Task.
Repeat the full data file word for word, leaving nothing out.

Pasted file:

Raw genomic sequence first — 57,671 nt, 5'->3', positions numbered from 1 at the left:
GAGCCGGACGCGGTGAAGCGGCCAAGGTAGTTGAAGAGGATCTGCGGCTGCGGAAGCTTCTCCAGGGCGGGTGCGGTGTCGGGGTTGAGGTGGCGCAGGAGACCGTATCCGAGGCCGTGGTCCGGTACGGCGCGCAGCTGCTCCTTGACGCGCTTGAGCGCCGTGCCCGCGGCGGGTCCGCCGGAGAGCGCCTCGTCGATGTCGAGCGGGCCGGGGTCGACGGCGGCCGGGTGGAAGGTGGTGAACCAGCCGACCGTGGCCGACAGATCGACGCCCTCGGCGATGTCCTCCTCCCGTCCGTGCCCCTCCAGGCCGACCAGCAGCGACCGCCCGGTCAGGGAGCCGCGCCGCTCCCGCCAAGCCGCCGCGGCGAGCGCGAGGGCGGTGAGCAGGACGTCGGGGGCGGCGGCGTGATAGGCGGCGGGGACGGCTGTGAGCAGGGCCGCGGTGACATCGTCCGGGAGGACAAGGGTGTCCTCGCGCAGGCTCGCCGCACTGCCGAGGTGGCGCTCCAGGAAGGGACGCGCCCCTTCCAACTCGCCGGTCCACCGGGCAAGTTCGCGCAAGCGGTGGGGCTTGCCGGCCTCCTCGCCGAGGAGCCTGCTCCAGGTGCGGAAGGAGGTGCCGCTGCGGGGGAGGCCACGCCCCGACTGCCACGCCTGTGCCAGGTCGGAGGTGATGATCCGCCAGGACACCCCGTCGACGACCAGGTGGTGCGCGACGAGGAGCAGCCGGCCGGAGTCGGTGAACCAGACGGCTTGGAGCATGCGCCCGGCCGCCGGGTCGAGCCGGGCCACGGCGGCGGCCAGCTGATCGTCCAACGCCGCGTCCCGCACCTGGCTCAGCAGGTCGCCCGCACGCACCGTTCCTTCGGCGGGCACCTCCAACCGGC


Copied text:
Raw genomic sequence first — 57,671 nt, 5'->3', positions numbered from 1 at the left:
GAGCCGGACGCGGTGAAGCGGCCAAGGTAGTTGAAGAGGATCTGCGGCTGCGGAAGCTTCTCCAGGGCGGGTGCGGTGTCGGGGTTGAGGTGGCGCAGGAGACCGTATCCGAGGCCGTGGTCCGGTACGGCGCGCAGCTGCTCCTTGACGCGCTTGAGCGCCGTGCCCGCGGCGGGTCCGCCGGAGAGCGCCTCGTCGATGTCGAGCGGGCCGGGGTCGACGGCGGCCGGGTGGAAGGTGGTGAACCAGCCGACCGTGGCCGACAGATCGACGCCCTCGGCGATGTCCTCCTCCCGTCCGTGCCCCTCCAGGCCGACCAGCAGCGACCGCCCGGTCAGGGAGCCGCGCCGCTCCCGCCAAGCCGCCGCGGCGAGCGCGAGGGCGGTGAGCAGGACGTCGGGGGCGGCGGCGTGATAGGCGGCGGGGACGGCTGTGAGCAGGGCCGCGGTGACATCGTCCGGGAGGACAAGGGTGTCCTCGCGCAGGCTCGCCGCACTGCCGAGGTGGCGCTCCAGGAAGGGACGCGCCCCTTCCAACTCGCCGGTCCACCGGGCAAGTTCGCGCAAGCGGTGGGGCTTGCCGGCCTCCTCGCCGAGGAGCCTGCTCCAGGTGCGGAAGGAGGTGCCGCTGCGGGGGAGGCCACGCCCCGACTGCCACGCCTGTGCCAGGTCGGAGGTGATGATCCGCCAGGACACCCCGTCGACGACCAGGTGGTGCGCGACGAGGAGCAGCCGGCCGGAGTCGGTGAACCAGACGGCTTGGAGCATGCGCCCGGCCGCCGGGTCGAGCCGGGCCACGGCGGCGGCCAGCTGATCGTCCAACGCCGCGTCCCGCACCTGGCTCAGCAGGTCGCCCGCACGCACCGTTCCTTCGGCGGGCACCTCCAACCGGC